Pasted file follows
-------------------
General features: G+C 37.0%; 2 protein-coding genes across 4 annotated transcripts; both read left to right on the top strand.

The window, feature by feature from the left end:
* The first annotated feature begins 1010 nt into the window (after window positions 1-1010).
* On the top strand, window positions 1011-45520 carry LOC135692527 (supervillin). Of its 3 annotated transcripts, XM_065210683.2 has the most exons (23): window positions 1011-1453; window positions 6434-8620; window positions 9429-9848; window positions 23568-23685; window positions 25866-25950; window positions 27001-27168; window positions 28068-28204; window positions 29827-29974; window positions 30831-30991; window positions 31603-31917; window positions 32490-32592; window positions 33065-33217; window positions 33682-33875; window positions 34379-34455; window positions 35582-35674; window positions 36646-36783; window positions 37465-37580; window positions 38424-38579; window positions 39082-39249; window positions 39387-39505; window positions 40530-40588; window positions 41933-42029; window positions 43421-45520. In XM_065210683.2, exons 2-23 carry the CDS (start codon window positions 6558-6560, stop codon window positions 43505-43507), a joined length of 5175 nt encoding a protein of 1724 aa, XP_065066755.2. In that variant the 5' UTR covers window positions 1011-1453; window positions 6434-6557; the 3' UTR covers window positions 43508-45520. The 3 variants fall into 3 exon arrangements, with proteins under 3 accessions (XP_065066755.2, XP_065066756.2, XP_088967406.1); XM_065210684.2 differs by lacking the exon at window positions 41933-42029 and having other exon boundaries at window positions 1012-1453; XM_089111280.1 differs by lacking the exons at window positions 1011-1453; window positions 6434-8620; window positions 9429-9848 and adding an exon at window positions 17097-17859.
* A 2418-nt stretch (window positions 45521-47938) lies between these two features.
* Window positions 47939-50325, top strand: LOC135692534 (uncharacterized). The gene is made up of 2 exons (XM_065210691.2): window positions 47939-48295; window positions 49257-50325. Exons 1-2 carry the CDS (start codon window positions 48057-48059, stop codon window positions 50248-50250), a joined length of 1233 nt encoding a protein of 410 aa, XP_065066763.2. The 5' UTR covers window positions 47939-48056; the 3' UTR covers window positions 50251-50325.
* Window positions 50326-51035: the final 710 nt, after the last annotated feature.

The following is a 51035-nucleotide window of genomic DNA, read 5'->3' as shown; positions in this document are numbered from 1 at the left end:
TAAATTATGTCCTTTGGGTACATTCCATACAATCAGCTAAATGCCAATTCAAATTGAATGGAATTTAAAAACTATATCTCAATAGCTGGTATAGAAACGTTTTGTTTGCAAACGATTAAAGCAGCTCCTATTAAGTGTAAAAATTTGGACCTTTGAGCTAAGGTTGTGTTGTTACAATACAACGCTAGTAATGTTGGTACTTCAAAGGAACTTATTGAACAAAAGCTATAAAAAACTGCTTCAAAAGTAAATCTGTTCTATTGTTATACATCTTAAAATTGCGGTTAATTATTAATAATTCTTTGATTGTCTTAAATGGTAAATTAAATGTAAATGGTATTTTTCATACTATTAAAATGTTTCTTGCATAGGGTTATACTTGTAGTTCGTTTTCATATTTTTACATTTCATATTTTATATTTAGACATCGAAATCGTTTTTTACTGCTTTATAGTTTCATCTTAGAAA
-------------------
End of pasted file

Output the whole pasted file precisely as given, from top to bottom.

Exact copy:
General features: G+C 37.0%; 2 protein-coding genes across 4 annotated transcripts; both read left to right on the top strand.

The window, feature by feature from the left end:
* The first annotated feature begins 1010 nt into the window (after window positions 1-1010).
* On the top strand, window positions 1011-45520 carry LOC135692527 (supervillin). Of its 3 annotated transcripts, XM_065210683.2 has the most exons (23): window positions 1011-1453; window positions 6434-8620; window positions 9429-9848; window positions 23568-23685; window positions 25866-25950; window positions 27001-27168; window positions 28068-28204; window positions 29827-29974; window positions 30831-30991; window positions 31603-31917; window positions 32490-32592; window positions 33065-33217; window positions 33682-33875; window positions 34379-34455; window positions 35582-35674; window positions 36646-36783; window positions 37465-37580; window positions 38424-38579; window positions 39082-39249; window positions 39387-39505; window positions 40530-40588; window positions 41933-42029; window positions 43421-45520. In XM_065210683.2, exons 2-23 carry the CDS (start codon window positions 6558-6560, stop codon window positions 43505-43507), a joined length of 5175 nt encoding a protein of 1724 aa, XP_065066755.2. In that variant the 5' UTR covers window positions 1011-1453; window positions 6434-6557; the 3' UTR covers window positions 43508-45520. The 3 variants fall into 3 exon arrangements, with proteins under 3 accessions (XP_065066755.2, XP_065066756.2, XP_088967406.1); XM_065210684.2 differs by lacking the exon at window positions 41933-42029 and having other exon boundaries at window positions 1012-1453; XM_089111280.1 differs by lacking the exons at window positions 1011-1453; window positions 6434-8620; window positions 9429-9848 and adding an exon at window positions 17097-17859.
* A 2418-nt stretch (window positions 45521-47938) lies between these two features.
* Window positions 47939-50325, top strand: LOC135692534 (uncharacterized). The gene is made up of 2 exons (XM_065210691.2): window positions 47939-48295; window positions 49257-50325. Exons 1-2 carry the CDS (start codon window positions 48057-48059, stop codon window positions 50248-50250), a joined length of 1233 nt encoding a protein of 410 aa, XP_065066763.2. The 5' UTR covers window positions 47939-48056; the 3' UTR covers window positions 50251-50325.
* Window positions 50326-51035: the final 710 nt, after the last annotated feature.

The following is a 51035-nucleotide window of genomic DNA, read 5'->3' as shown; positions in this document are numbered from 1 at the left end:
TAAATTATGTCCTTTGGGTACATTCCATACAATCAGCTAAATGCCAATTCAAATTGAATGGAATTTAAAAACTATATCTCAATAGCTGGTATAGAAACGTTTTGTTTGCAAACGATTAAAGCAGCTCCTATTAAGTGTAAAAATTTGGACCTTTGAGCTAAGGTTGTGTTGTTACAATACAACGCTAGTAATGTTGGTACTTCAAAGGAACTTATTGAACAAAAGCTATAAAAAACTGCTTCAAAAGTAAATCTGTTCTATTGTTATACATCTTAAAATTGCGGTTAATTATTAATAATTCTTTGATTGTCTTAAATGGTAAATTAAATGTAAATGGTATTTTTCATACTATTAAAATGTTTCTTGCATAGGGTTATACTTGTAGTTCGTTTTCATATTTTTACATTTCATATTTTATATTTAGACATCGAAATCGTTTTTTACTGCTTTATAGTTTCATCTTAGAAA